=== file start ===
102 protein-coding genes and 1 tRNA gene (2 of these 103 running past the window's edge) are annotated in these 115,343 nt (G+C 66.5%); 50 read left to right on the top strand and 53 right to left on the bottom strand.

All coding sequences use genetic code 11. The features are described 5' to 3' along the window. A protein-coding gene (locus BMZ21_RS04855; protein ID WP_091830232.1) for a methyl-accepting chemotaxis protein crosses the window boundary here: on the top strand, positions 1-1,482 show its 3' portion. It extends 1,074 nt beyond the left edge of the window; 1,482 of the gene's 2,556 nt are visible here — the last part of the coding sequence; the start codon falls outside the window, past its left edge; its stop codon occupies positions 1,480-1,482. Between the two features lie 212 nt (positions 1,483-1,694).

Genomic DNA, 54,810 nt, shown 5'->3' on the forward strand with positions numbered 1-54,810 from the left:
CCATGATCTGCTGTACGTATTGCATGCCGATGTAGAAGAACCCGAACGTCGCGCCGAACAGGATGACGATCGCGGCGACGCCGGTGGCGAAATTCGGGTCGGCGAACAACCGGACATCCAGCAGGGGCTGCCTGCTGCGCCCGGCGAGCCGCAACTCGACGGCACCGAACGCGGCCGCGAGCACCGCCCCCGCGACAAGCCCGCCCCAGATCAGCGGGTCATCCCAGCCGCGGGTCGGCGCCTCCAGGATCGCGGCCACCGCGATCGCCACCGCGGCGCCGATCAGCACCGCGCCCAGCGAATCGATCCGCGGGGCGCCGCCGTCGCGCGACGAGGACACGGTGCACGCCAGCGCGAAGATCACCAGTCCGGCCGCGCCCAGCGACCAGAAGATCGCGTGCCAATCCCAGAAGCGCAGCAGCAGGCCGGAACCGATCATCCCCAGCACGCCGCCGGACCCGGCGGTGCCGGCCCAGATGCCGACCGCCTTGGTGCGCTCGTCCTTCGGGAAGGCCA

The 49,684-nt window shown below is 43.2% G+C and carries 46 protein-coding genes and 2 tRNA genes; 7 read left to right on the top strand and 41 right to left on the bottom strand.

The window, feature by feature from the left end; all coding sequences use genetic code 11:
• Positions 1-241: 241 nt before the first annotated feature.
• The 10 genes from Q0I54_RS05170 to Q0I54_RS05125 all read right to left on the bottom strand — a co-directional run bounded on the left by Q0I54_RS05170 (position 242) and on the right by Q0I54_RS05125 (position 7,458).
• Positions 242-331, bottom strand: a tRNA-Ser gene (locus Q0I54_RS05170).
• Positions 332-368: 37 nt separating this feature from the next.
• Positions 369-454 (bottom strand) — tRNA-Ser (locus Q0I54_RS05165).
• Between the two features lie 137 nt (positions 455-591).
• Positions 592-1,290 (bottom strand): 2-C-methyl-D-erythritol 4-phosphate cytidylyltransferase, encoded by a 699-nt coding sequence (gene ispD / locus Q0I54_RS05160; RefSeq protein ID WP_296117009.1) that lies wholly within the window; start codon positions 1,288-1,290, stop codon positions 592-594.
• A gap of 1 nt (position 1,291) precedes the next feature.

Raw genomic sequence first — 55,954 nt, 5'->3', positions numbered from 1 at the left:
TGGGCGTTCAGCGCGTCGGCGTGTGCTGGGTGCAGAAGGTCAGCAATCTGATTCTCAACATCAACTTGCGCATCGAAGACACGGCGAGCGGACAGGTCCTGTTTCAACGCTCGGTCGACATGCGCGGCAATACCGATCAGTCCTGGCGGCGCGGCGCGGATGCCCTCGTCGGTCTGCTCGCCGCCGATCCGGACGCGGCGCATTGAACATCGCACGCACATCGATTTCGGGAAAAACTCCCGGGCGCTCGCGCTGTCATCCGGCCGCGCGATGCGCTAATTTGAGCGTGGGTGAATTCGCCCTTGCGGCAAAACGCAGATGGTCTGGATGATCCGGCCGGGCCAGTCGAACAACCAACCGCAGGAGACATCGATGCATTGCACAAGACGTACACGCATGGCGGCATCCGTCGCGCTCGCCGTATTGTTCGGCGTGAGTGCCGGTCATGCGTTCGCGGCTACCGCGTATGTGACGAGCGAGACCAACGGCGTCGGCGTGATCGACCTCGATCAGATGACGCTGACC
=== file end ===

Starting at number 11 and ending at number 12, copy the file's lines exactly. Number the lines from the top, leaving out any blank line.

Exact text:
• Positions 369-454 (bottom strand) — tRNA-Ser (locus Q0I54_RS05165).
• Between the two features lie 137 nt (positions 455-591).